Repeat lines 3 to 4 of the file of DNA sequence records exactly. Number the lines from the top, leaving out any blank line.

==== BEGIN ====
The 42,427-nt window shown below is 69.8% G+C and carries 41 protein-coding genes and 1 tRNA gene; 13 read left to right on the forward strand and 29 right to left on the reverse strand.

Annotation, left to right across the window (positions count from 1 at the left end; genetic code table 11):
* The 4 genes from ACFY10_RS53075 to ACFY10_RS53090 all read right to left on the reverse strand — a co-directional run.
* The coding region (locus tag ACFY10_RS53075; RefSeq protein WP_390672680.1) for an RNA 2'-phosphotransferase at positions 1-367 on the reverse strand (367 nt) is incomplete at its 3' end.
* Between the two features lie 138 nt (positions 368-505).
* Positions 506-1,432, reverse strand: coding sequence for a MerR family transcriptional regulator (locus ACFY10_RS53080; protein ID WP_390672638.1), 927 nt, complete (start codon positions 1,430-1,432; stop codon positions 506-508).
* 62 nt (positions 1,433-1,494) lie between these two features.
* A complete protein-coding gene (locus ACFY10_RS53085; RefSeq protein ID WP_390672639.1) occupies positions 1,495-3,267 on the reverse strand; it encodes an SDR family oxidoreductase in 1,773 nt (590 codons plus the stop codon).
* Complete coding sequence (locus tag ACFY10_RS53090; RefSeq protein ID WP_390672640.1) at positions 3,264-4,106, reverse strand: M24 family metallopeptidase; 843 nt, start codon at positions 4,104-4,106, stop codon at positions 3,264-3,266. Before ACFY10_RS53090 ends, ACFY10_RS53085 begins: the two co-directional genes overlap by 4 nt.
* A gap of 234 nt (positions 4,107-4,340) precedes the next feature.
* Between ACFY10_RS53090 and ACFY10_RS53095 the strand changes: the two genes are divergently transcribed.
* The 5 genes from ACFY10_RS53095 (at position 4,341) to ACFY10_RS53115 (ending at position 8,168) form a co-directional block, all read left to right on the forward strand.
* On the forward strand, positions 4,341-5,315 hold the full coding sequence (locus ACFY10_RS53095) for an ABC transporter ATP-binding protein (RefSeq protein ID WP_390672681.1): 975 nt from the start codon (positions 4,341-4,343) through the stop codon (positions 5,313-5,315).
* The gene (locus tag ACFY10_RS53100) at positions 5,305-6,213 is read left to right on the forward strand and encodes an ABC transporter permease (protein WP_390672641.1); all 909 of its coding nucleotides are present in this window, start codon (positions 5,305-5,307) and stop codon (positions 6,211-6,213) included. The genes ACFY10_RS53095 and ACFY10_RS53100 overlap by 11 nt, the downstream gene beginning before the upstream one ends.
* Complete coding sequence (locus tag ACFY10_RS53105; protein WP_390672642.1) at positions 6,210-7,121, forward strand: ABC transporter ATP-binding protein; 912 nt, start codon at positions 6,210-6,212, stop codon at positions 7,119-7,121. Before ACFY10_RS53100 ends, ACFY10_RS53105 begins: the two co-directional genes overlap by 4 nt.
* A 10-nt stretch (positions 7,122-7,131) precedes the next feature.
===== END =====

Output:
* The 4 genes from ACFY10_RS53075 to ACFY10_RS53090 all read right to left on the reverse strand — a co-directional run.
* The coding region (locus tag ACFY10_RS53075; RefSeq protein WP_390672680.1) for an RNA 2'-phosphotransferase at positions 1-367 on the reverse strand (367 nt) is incomplete at its 3' end.